Beauty, Blood and Peter Pan

Hook & Jill coverHook & Jill

Peter Pan is a dick.

Despite green-stockinged Disney confections, Sandy Dennis on strings, and the creepy conceits of stunted man-children, “the Pan” (as he’s called by his nemesis Captain Hook) is a reckless homicidal sociopath whose behavior can generously be described as callous. Like so many of our most durable pop-cultural creations (Sherlock Holmes, Dracula, Alice in Wonderland), Peter Pan arose from things unspoken in proper Victorian society, yet speaks eloquently a century or so after his creator’s death. And one of the reasons behind Pan’s eloquence is that “adventure” is an inherently selfish — yet irrepressibly essential — pursuit.

For Pan’s creator J.M. Barrie, adventure was a boy’s game. His “Wendy Darling” was a pale stand-in for feminine propriety, a mommy figure bracketed by the primal allure of Tiger Lily and the bitchiness of Tinker Bell. It was boys, not girls, who had adventures in Barrie’s Neverland… and yet, it’s the real-life girls who have gravitated (so to speak) toward Barrie’s creation in recent years. From the teen-cusp sensuality of P. J. Hogan’s film Peter Pan (2003) to S.J. Tucker’s “Wendy Trilogy” song-cycle and its spin-off fan club, The Lost Girls Pirate Academy (2004 and onward), Wendy has stepped center-stage. These adaptations have turned the Tale of the Boy Who Never Grew Up into female rites-of-passage.


Enter Andrea Jones. Inspired by the Hogan film version (which turned “Red-Handed Jack” into “Red-Handed Jill,” a change that also inspired S.J. Tucker), Jones re-wove the Peter Pan saga into a lush fable of dangerous maturation. In Hook & Jill, Peter Pan is a childish brute. “His Wendy” soon grows disillusioned with Pan’s possessive and often murderous games. Craving a worthy partner, she enters a bloody dance with Captain Hook and his ominous crew, engaging the deepest levels of the Neverland myth, ultimately transforming herself — and her captain — in previously unthinkable ways.

Deliciously sensual and delightfully Pagan, Hook & Jill is a literary reinvention in the tradition of Wicked. The book soars artfully from darkness to illumination; an initiate to adult mysteries, certain encounters between Hook and Jill have the dizzying interplay of a BDSM power exchange. Jones isn’t writing light fantasy here; her blood flows rich and her passions run raw.

Hook & Jill is fantasy adventure, sinister romance, occult transfiguration, fetishistic fable, and far, far more. Jones displays a delicious gift for sensual prose; in her hands, Hook becomes a charismatic mentor, a world-class Top who may have finally met his match. While Peter Pan’s petulance grows tedious and ultimately abusive, his nemesis reveals how fascinating… and dangerous… a grown-up man can be.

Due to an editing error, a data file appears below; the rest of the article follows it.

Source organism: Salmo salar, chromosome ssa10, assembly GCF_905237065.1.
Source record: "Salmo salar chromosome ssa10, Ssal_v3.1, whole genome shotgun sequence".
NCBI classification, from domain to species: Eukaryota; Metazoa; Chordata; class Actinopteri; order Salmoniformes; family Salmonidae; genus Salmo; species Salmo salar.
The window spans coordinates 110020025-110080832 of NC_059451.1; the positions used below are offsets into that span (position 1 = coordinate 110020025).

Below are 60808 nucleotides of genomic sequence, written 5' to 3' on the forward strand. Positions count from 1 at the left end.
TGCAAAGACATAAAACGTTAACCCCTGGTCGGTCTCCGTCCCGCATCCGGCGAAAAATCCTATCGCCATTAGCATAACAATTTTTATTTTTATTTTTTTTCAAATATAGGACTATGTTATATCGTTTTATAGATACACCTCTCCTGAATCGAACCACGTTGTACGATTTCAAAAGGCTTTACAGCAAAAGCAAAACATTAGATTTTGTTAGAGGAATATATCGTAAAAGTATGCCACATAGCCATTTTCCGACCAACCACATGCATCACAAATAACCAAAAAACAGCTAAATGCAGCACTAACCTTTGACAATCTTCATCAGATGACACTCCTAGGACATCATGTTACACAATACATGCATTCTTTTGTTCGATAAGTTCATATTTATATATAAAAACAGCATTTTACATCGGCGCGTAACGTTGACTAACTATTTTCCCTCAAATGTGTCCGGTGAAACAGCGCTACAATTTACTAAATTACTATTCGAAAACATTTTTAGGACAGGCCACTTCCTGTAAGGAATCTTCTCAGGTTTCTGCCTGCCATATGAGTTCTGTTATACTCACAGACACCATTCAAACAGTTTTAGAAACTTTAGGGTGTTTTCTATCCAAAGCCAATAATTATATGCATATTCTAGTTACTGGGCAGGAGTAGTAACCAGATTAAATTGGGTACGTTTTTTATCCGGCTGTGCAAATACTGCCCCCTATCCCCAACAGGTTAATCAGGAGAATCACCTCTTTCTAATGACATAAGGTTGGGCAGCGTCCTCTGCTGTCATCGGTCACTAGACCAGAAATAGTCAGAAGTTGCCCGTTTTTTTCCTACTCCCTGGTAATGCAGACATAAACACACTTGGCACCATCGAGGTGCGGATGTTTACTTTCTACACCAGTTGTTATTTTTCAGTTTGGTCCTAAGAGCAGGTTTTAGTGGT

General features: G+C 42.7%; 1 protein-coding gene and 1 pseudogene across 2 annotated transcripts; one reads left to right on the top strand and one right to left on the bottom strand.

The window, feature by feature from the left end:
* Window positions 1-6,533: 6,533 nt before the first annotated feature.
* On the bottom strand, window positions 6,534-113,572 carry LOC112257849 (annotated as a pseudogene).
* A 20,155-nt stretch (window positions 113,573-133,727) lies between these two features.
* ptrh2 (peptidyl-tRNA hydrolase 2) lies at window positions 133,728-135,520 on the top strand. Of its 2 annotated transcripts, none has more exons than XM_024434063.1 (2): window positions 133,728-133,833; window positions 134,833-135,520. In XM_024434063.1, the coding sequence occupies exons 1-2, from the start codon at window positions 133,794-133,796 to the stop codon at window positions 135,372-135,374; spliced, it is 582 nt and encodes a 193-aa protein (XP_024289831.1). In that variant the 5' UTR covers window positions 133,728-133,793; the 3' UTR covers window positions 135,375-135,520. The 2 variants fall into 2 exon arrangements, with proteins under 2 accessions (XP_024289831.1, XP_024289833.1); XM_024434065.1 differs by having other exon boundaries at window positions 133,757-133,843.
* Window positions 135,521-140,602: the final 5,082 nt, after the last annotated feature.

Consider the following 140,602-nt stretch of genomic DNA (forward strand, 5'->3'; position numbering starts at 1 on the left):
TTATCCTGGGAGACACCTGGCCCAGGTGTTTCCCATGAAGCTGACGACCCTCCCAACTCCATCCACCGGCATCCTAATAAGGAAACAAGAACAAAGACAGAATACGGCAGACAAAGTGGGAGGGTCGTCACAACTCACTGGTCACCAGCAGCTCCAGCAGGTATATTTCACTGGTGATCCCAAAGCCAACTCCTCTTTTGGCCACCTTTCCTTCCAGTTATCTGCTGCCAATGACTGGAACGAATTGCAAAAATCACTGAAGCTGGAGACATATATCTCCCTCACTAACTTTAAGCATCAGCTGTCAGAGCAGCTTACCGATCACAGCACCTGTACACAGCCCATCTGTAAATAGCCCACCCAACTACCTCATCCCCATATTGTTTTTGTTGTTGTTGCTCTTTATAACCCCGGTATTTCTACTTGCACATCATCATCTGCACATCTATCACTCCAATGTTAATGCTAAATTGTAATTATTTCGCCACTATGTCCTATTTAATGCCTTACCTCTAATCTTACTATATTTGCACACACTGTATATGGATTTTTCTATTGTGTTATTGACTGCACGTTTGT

Wendy, in contrast, wants more from life than a primitive parody of motherhood. As the catalyst (even, perhaps, the architect) of her world, Wendy melds refined civility with primal rawness. Refusing to be any man-boy’s “mother,” Wendy first defies, then rejects and ultimately transcends the roles set out for her by both Pan and Hook.

Yet Hook & Jill is more than a young girl’s transition into womanhood. Jones delves into the changeable nature of Neverland itself, fleshing out characters who had previously existed only as ciphers or stereotypes. Perhaps the greatest beneficiaries of this expansion are Smee and Lily; formerly the comic relief and ethnic slur of Peter Pan tales, both attain deep significance in Hook & Jill. Smee becomes perhaps the most human character in the book, a skilled and sometimes ominous man “as strong and sweet as rum.” This Smee is the ideal First Mate, able to lash a man bloody and then stitch him back together for duty in the morning. Lily, now an outcast earth-mother shunned for loving too freely, is the steadying figure who bridges tribes, worlds, and identities.

Jones’ tale has a ritual significance as well, a quality highlighted by the chapter titles: “Taming the Beast,” “The Open Door,” “Passion Play,” “Rites and Rituals.” Each title has symbolic as well as literal resonance, and like the Greater Trumps of a literary Tarot, they mark the progress of initiation. Colors, settings, garments and the lack thereof — all carry occult overtones. The average reader may note a mystic chord struck within Jones’ words; a Pagan one will recognize their deeper resonance. Hook & Jill is an exquisite symphony. Beyond its obvious appeal, it holds layers within layers of rich design.

The richness (and occasional ripeness) of Jones’ design provides the greatest flaw in Hook & Jill. At times, her fondness for Victorian prose and conscious ritual overwhelm the story and as a result characters speak woodenly or act in an overly prescribed fashion. The climactic battle is a confusing blur of shifting perspectives that stumble over one another. Yet Hook & Jill is light-years better than the cookie-cutter tales that dominate our fantasy fiction marketplace. For Pagan and non-Pagan readers alike, Hook & Jill is a masterwork of enduring power.



Satyros has been Pagan since the late 1970s, and has written professionally since the late 1980s.

Find out more in Witches&Pagans #23 - Law and Chaos


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